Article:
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The Fleet AdvantEDGE

The Difference Between Good and Great Fleet Preventive Maintenance

Posted by Matt Hendrix, CTP - Director of Fleet Services on 7/9/15 11:31 AM
Matt Hendrix, CTP - Director of Fleet Services

Fleet_Maintenance_2The impact of a preventive maintenance inspection today compared to the same inspection 10 years ago is monumental.  Today, there are many components on the powertrain that are costly to replace; including Diesel Particulate Filter (DPF), Turbo, EGR coolers, etc.  These components can have catastrophic failures and affect other components downstream.  If an internal coolant leak in the engine occurs, it results in the coolant being burned through the exhaust.  This will have a definite impact on the DPF - causing it to have premature failure.  This is just one example of additional repair expenses that could have potentially been prevented with Great Preventive Maintenance (PM).  

Fleet_Maintenance_3With the extended service intervals that most engine manufacturers have now, it is imperative to have a critical eye on the equipment when in the shop for preventive maintenance. No matter how great the shop methods are - for a quality PM - the responsibility still lies directly on the technician’s shoulders.  If a technician does not address a PM with an “eyes wide open” approach, they can miss necessary repairs.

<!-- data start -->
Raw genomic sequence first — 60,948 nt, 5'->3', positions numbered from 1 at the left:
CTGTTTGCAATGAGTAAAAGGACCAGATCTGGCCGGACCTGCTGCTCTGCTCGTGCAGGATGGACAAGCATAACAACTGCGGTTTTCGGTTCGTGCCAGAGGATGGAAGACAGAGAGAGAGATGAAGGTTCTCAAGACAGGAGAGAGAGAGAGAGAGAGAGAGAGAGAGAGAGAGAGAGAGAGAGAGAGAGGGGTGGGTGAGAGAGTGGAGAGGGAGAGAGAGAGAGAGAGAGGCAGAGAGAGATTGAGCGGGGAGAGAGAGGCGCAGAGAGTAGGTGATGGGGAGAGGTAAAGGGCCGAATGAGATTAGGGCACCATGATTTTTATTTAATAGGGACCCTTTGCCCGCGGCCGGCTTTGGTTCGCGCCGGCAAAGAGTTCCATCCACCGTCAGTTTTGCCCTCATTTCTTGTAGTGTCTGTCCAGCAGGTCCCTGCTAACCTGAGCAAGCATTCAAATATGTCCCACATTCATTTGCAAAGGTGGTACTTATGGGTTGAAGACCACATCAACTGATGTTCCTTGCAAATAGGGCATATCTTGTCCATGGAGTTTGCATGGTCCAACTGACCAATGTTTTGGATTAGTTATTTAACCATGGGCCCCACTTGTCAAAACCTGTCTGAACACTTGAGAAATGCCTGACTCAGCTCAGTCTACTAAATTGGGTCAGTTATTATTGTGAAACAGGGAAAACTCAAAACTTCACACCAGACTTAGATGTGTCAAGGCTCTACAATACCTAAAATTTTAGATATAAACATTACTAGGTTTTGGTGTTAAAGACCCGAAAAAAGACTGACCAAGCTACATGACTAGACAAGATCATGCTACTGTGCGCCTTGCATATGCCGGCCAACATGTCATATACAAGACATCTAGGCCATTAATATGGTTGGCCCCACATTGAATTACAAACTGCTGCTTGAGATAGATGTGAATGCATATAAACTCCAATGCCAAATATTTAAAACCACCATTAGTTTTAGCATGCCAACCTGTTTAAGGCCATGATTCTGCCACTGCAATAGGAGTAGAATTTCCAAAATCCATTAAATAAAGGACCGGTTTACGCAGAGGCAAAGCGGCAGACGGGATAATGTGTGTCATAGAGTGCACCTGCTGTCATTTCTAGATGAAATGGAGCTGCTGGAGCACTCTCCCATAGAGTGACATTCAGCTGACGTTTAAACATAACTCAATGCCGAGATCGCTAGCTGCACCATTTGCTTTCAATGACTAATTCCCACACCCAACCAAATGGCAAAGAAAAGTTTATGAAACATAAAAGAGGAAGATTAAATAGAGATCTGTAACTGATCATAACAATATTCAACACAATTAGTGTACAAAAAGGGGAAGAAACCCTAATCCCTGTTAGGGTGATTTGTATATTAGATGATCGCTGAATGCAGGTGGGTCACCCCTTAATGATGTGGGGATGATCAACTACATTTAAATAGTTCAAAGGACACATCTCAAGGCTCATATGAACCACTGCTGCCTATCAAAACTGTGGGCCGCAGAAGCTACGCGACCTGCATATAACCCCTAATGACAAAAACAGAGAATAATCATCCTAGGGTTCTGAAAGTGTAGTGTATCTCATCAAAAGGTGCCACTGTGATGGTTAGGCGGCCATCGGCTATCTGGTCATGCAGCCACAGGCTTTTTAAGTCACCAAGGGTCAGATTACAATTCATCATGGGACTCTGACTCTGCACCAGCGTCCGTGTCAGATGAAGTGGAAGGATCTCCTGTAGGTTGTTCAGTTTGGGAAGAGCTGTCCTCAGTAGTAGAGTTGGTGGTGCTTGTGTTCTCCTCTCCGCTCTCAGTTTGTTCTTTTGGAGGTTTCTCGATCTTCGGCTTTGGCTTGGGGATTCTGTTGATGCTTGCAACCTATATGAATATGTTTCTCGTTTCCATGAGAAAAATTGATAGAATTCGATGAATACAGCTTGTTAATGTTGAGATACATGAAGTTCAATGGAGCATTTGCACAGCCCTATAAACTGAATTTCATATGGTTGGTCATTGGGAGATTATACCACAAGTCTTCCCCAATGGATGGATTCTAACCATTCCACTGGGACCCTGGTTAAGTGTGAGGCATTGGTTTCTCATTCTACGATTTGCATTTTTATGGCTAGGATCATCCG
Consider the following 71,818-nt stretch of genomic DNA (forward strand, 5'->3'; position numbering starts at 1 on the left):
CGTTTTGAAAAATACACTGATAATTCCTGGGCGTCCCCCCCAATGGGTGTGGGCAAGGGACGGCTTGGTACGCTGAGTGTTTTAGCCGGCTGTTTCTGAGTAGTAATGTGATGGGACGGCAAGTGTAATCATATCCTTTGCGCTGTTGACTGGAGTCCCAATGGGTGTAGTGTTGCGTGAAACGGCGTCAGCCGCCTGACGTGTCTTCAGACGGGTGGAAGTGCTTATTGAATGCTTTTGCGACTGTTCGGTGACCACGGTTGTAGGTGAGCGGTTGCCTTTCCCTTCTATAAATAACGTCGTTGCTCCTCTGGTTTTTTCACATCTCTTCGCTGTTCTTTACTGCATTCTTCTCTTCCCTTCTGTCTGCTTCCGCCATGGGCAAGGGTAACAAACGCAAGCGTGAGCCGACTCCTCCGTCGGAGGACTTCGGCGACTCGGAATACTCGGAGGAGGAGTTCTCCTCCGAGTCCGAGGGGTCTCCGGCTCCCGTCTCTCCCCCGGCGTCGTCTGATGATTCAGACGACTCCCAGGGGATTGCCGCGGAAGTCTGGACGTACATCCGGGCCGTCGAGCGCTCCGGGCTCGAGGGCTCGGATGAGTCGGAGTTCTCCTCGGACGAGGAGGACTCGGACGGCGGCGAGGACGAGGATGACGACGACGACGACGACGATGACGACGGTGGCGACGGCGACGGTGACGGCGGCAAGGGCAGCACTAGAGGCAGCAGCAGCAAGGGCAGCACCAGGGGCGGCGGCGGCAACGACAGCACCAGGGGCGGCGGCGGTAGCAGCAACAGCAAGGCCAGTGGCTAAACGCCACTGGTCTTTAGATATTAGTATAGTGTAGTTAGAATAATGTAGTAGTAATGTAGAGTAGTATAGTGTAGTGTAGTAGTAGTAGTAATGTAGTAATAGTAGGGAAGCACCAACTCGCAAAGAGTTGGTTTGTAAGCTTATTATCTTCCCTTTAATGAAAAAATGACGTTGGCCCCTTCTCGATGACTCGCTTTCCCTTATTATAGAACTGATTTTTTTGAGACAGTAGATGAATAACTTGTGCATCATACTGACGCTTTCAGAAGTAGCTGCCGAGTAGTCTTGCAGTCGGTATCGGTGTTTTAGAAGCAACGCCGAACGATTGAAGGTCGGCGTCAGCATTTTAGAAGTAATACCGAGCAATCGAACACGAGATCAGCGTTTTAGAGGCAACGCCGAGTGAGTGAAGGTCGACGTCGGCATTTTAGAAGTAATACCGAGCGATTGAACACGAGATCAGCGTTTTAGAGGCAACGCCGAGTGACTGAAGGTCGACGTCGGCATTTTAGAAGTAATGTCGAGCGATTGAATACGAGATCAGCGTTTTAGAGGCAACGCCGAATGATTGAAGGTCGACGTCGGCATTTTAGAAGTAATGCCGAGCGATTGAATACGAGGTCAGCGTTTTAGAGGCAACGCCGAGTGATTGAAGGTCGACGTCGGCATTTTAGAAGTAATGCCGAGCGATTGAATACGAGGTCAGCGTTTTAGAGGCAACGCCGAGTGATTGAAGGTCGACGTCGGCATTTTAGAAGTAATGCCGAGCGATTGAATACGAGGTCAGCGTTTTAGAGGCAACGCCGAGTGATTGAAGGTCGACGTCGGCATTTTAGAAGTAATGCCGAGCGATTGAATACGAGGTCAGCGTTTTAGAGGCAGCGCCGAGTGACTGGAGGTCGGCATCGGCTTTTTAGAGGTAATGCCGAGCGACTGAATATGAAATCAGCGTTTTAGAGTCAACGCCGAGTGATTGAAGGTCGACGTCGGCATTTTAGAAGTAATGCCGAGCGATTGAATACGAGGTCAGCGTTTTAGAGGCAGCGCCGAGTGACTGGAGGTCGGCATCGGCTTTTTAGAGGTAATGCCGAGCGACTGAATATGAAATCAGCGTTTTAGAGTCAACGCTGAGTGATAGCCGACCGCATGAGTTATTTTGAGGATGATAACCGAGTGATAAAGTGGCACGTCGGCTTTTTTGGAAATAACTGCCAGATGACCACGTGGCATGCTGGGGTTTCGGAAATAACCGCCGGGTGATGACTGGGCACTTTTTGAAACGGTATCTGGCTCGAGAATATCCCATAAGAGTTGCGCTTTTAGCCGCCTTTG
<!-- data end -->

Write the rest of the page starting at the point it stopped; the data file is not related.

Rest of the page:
Below are ways to identify differences between great PM and good PM, how to manage and ensure a great PM is attained each time, and how this can affect the total cost per mile.  

Fleet_Preventative Maintenance_1

First, identify the technician that needs the most attention.  This can be done by performing a road call or breakdown analysis on the fleet and then pulling the last PM for each of those trucks.  Look for trends of a technician that had the most breakdowns after PM.  If the breakdown occurred 45 days after the PM, we recommend not counting it in the stats. 

Driver Vehicle Inspection Reports are also a great tool to manage the PM process and its effectiveness. After the technician is identified, look for common issues within the breakdown reasons.  Then set up a training plan to address the potential shortcomings and work with that technician for the next 45 days.   

  1. How many issues are being written up after the PM was performed? 
  2. Are they valid needed repairs? 
  3. Why were these repairs not addressed in the PM?
  4. Are any of these items issues that could cause a catastrophic failure? 

These questions should be asked each time the technician receives a write-up on a piece of equipment from a PM.  

Additionally, when a great PM is performed, all items are addressed - not just DOT items. Even though identifying all of these issues requires a time investment, you will find that it is time well spent.  Productivity may take a hit until you cycle through the fleet with this mind set. However, once you have cycled through, there will be less down time of the equipment.  Drivers will treat the equipment better and the breakdown frequency will decrease.

Lastly, an activity that should be performed on a daily basis is a PM post inspection by a manager. The manager should review the equipment with the “eyes wide open” approach and compare findings to the technician’s report, and document any differences. It is important to provide feedback.  Performing this activity will show the workforce how important a great PM actually is.

All of these results will have a direct impact on the overall Cost Per Mile (not just maintenance).  With a lower frequency of breakdowns, productivity on the road will increase and down time will be reduced. 

Ensuring that a Great PM be performed each and every time may seem to be an activity performed as a requirement, but it is a direct reflection of attention to detail and ensures a COST EFFECTIVE and SAFE fleet for internal and external customers! 

Topics: Fleet Maintenance